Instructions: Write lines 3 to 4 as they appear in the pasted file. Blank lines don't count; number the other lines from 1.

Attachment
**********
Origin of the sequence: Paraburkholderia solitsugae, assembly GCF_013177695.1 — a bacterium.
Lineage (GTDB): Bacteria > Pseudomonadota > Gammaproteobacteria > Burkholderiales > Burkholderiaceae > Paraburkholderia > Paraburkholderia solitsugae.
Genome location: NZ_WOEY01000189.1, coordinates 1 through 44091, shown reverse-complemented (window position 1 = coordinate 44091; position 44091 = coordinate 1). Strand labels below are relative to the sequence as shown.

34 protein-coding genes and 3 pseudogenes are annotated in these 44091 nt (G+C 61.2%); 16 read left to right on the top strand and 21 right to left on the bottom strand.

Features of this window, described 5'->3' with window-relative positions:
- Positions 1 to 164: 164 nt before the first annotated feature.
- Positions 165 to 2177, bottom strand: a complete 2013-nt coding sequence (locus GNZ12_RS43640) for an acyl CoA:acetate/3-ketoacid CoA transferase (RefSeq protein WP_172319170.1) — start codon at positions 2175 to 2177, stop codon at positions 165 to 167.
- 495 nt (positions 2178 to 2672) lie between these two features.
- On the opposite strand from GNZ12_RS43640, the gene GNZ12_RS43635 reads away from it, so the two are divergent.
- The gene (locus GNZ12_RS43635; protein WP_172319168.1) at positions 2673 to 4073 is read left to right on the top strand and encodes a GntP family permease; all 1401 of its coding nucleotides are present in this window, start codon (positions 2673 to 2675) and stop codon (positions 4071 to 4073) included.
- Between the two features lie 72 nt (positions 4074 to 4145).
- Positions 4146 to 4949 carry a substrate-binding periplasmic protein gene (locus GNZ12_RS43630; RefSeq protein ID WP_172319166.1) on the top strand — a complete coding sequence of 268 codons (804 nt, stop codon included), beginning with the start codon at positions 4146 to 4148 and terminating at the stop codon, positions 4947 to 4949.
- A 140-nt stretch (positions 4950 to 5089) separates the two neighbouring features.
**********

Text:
Genome location: NZ_WOEY01000189.1, coordinates 1 through 44091, shown reverse-complemented (window position 1 = coordinate 44091; position 44091 = coordinate 1). Strand labels below are relative to the sequence as shown.

34 protein-coding genes and 3 pseudogenes are annotated in these 44091 nt (G+C 61.2%); 16 read left to right on the top strand and 21 right to left on the bottom strand.